Explained: Can The Global Biodiversity Framework Protect Biodiversity?
Experts tell us that the world needs a stronger framework, which compels countries to abide by it, and to keep a check on biopiracy issues that can undermine access and benefit sharing with local communities
Mumbai: Ahead of the 15th Conference of Parties (COP15) to the UN Convention on Biological Diversity (CBD), where countries will negotiate targets to halt biodiversity loss for this decade, experts tell us of the need for a more robust monitoring mechanism that will compel countries to enforce targets.
A post-2020 Global Biodiversity Framework will be adopted at the conference that will take place in Kunming, China, in August 2022. This will replace the earlier Aichi biodiversity targets, which countries that are party to the CBD agreed to in 2010, with a deadline of 2020.
Since its adoption following the 1992 Rio Earth Summit, the Convention on Biological Diversity has been pushing countries to protect biodiversity, and slow and halt the rapid decline of species and habitats. But these targets mostly remain unmet.
"The critique of the 1992 convention on biological diversity has been that while this is a multilateral environmental agreement, without an international-level dispute settlement forum, it isn't enforceable, where you can actually take on countries for non-compliance," said Shalini Bhutani, a legal researcher and policy analyst who tracks agriculture and biodiversity issues in the Asian region.
In 2010, 196 member countries adopted the Aichi biodiversity targets, which included 20 line items, such as increasing awareness about the importance of biodiversity, removal of incentives and subsidies which are harmful to biodiversity, sustainable production and consumption.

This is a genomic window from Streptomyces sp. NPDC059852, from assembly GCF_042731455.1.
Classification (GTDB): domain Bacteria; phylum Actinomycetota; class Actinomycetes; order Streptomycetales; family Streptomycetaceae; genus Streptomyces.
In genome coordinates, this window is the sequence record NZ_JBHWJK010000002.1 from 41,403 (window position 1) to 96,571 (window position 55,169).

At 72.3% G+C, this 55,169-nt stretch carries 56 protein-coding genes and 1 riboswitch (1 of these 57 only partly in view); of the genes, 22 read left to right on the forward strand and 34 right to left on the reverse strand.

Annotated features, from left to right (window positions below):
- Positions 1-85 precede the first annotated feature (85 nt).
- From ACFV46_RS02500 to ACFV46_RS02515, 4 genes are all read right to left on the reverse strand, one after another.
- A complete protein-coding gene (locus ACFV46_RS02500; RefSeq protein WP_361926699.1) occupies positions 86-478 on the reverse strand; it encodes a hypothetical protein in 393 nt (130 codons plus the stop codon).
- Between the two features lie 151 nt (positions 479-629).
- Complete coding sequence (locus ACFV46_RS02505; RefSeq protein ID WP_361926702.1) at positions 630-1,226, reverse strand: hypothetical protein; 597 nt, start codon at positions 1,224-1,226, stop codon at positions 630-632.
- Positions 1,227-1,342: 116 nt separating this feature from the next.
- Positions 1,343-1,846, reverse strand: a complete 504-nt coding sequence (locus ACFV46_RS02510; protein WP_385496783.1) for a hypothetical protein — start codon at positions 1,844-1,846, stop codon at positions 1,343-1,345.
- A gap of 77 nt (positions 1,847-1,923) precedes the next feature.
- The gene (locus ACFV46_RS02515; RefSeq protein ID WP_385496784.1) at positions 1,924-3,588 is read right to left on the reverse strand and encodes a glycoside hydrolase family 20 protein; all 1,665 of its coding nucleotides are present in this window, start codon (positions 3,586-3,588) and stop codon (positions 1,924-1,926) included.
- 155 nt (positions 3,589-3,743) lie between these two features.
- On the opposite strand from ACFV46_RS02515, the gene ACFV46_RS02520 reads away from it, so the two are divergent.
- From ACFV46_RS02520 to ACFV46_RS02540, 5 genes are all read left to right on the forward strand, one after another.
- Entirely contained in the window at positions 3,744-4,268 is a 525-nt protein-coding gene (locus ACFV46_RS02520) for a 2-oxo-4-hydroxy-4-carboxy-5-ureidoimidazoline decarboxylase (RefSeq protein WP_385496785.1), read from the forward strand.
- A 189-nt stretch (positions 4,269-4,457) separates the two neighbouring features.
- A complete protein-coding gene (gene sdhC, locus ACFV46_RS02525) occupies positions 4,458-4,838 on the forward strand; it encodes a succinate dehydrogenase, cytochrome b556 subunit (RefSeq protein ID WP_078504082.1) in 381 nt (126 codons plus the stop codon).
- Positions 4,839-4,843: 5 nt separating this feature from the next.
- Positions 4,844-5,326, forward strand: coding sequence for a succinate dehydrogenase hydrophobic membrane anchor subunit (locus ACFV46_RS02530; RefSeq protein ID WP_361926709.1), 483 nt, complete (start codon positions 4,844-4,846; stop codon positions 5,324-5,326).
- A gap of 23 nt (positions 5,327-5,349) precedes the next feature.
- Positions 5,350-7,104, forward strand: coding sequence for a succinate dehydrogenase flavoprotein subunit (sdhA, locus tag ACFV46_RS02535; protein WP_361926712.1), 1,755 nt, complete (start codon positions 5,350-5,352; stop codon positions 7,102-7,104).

But, claimed a UN Global Biodiversity Outlook report released in 2020, countries have failed to meet several of the Aichi biodiversity targets between 2011-20. Despite progress in some areas, vast numbers of species remain threatened by extinction, and environmentally damaging subsidies provided by governments, that account for more than $500 billion, have not been ended, the report noted.
It is in this context that the post-2020 targets are being proposed, and we report on what it must have, as the world marks the International Day for Biological Diversity today, May 22. The 2020 framework sets 21 targets and 10 milestones for governments to meet by the end of this decade. These include protecting a minimum of 30% of the world's oceans and land, reducing pesticide use by at least two-thirds, eliminating plastic waste, and increasing financial resources dedicated to biodiversity to at least $200 billion annually.
"While I agree there must be a 'Global Biodiversity Framework'-like global vision in the form of a framework, the question of how achievable this framework is depends on the corresponding national laws and policies that countries like India initiated once they became members of the CBD, how far they've been able to comply with them, and why they have not been able to fully comply," said Bhutani.
Scientists worldwide have been calling for an immediate paradigm shift in the way we produce our food, consume goods etc. Such a shift is not only necessary to tackle climate change, but critical in mitigating the threat of biodiversity extinction, as increasing numbers of species of animals and plants face the threat of losing their habitat and their life.
However, in December 2021, India's environment ministry proposed a draft amendment to the Biological Diversity Act, 2002. The amendment, if ratified, will dilute the 2002 Act which aims for sustainable, fair and equitable sharing of benefits between those who are using biological resources, such as companies, and the providers of resources, such as local communities, who have the associated traditional knowledge, we reported in February 2022.